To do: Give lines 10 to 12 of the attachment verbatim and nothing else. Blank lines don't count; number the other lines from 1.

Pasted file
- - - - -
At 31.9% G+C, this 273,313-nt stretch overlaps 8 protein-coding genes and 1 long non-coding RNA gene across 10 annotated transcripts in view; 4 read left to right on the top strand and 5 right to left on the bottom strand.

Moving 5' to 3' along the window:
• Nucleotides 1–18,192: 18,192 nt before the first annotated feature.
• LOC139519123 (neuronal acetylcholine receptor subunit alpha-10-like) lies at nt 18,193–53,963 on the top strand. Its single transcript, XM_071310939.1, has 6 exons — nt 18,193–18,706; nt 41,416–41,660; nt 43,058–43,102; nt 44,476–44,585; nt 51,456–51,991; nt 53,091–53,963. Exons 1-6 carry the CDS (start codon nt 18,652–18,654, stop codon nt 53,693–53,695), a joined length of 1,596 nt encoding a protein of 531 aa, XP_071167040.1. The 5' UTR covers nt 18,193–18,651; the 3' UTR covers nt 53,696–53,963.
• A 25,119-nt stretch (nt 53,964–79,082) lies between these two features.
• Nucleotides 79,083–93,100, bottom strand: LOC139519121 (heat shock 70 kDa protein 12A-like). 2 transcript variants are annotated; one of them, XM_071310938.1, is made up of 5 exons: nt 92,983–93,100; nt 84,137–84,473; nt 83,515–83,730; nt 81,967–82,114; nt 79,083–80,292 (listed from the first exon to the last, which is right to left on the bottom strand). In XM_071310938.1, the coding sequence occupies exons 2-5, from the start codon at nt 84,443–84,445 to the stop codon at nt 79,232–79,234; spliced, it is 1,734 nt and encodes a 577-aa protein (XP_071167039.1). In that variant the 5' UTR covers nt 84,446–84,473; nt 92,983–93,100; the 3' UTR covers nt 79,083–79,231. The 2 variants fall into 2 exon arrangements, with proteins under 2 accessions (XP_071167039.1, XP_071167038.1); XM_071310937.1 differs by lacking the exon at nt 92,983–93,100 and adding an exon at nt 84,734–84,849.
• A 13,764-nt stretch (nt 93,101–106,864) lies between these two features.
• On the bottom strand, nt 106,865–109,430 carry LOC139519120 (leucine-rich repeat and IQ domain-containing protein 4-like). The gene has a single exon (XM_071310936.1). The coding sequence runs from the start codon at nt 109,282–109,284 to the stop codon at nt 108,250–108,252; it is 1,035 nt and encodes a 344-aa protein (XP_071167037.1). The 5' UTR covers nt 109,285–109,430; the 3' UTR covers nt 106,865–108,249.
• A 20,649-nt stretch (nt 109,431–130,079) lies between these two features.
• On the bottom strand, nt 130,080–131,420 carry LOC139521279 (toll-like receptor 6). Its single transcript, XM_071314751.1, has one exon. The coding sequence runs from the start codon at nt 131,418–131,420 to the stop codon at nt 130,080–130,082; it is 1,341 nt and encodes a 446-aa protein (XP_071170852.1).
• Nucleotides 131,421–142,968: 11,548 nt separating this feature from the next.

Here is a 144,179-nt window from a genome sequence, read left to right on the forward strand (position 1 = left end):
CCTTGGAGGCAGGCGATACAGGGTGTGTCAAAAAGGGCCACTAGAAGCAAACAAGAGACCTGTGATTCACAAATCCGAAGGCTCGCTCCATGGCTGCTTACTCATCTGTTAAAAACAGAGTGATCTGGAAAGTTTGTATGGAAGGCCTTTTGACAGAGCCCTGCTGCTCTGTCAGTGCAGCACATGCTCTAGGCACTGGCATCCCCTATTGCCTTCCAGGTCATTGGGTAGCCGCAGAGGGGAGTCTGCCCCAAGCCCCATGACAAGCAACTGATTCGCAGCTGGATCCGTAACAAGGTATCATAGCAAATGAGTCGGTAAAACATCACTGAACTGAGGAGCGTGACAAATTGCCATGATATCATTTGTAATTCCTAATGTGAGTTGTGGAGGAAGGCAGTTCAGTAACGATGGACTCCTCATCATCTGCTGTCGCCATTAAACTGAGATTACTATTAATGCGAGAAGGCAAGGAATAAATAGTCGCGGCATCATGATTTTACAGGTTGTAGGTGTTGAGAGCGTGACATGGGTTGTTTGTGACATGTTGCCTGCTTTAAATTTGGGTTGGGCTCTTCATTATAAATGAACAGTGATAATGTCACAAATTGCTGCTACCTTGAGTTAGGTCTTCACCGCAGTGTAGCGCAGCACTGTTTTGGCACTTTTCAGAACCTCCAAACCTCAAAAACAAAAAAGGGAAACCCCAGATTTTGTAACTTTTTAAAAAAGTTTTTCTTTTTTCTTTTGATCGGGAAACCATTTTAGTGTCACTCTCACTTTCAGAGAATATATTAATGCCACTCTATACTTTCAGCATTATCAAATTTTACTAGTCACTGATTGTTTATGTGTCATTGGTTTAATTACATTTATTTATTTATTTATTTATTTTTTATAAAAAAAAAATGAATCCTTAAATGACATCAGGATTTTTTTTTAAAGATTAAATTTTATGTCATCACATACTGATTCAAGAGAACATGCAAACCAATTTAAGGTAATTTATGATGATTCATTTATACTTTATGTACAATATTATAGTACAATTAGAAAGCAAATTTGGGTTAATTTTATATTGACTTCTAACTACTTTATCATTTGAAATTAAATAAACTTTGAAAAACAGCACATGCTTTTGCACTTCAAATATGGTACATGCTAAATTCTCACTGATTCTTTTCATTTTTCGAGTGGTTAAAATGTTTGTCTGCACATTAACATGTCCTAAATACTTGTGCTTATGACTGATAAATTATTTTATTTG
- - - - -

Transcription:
• On the bottom strand, nt 130,080–131,420 carry LOC139521279 (toll-like receptor 6). Its single transcript, XM_071314751.1, has one exon. The coding sequence runs from the start codon at nt 131,418–131,420 to the stop codon at nt 130,080–130,082; it is 1,341 nt and encodes a 446-aa protein (XP_071170852.1).
• Nucleotides 131,421–142,968: 11,548 nt separating this feature from the next.

Here is a 144,179-nt window from a genome sequence, read left to right on the forward strand (position 1 = left end):